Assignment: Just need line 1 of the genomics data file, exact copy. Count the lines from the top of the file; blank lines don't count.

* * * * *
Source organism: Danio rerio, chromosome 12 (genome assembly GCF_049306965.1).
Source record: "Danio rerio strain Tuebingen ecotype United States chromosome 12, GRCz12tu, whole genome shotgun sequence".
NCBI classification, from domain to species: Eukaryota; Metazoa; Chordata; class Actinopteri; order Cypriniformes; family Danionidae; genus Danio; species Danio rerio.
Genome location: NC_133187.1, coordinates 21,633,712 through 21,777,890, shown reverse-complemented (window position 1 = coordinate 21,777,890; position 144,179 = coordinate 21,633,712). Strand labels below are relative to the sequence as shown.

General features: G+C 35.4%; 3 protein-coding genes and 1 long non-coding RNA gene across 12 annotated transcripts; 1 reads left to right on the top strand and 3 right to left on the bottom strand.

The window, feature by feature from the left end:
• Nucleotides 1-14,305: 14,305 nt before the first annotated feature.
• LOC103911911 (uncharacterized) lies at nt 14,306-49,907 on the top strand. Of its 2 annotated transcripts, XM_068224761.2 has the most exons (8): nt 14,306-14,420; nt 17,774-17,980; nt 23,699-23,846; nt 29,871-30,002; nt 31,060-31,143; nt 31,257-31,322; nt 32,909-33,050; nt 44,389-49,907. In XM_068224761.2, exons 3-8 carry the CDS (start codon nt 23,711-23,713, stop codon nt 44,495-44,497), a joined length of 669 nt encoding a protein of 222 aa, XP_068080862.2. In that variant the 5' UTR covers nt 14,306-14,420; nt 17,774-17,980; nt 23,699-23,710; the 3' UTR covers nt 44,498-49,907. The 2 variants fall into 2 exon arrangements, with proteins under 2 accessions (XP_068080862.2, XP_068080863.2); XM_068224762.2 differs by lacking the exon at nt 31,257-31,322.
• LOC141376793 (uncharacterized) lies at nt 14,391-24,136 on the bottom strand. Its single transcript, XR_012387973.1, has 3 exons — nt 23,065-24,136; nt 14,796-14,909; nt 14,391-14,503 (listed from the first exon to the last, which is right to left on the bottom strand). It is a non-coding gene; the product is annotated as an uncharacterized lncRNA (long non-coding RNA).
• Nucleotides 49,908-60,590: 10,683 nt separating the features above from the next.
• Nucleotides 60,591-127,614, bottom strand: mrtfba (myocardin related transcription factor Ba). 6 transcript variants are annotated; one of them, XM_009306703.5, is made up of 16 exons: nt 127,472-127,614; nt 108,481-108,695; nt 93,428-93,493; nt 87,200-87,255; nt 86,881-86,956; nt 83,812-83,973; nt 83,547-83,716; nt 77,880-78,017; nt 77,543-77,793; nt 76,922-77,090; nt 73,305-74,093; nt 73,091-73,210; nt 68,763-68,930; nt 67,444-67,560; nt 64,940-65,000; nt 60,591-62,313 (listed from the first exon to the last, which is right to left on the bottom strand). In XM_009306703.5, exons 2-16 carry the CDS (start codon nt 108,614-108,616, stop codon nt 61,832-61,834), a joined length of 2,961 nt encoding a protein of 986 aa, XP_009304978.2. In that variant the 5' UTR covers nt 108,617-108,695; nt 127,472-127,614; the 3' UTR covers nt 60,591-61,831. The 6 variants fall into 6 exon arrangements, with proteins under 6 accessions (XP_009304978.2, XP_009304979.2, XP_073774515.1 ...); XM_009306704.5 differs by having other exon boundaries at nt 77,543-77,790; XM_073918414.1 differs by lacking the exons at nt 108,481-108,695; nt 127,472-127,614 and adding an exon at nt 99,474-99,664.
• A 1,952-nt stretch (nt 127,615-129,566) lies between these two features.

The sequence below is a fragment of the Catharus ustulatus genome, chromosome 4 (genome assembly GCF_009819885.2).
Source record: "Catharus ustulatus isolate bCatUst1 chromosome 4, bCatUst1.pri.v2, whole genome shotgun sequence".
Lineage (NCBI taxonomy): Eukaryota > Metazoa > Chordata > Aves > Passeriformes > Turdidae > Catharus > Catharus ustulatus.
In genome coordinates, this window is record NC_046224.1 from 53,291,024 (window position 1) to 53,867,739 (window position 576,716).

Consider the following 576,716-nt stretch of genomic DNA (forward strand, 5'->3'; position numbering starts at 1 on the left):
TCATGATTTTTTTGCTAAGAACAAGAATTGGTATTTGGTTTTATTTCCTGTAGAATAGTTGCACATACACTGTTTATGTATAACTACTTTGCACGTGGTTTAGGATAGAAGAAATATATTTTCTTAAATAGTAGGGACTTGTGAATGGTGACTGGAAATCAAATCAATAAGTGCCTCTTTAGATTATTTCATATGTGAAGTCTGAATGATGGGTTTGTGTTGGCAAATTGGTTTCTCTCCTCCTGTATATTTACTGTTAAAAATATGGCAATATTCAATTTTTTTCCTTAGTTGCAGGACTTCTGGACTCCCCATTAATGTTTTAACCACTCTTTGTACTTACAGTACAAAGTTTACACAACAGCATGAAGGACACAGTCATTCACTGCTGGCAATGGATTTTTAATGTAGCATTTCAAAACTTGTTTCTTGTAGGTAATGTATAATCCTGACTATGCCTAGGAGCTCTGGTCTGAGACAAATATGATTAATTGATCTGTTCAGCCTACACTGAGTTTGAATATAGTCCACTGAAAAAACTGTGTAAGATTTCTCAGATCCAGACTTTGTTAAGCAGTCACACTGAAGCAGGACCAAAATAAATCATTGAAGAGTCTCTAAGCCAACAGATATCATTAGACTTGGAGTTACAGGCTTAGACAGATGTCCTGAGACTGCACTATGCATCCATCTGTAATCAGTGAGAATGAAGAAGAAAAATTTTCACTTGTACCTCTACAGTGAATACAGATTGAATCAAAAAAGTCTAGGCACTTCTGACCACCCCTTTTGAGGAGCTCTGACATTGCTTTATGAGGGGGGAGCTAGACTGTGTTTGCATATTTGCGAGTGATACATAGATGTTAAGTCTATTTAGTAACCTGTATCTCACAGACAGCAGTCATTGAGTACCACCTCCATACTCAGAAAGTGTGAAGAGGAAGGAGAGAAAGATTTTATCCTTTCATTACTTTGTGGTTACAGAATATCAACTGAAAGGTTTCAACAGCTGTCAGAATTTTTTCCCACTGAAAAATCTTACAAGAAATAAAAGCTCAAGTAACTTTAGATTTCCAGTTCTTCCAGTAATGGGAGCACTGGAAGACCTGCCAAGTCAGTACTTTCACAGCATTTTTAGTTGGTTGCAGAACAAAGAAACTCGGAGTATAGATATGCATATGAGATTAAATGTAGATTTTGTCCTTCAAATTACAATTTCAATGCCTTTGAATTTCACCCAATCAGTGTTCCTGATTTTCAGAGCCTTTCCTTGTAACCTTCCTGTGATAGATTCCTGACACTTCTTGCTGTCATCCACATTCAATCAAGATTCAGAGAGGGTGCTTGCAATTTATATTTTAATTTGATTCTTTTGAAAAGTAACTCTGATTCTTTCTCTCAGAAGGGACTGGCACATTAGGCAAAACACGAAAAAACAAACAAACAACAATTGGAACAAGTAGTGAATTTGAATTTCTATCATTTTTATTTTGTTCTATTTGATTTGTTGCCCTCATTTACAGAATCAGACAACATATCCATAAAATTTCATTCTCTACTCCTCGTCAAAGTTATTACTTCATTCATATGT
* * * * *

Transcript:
Source organism: Danio rerio, chromosome 12 (genome assembly GCF_049306965.1).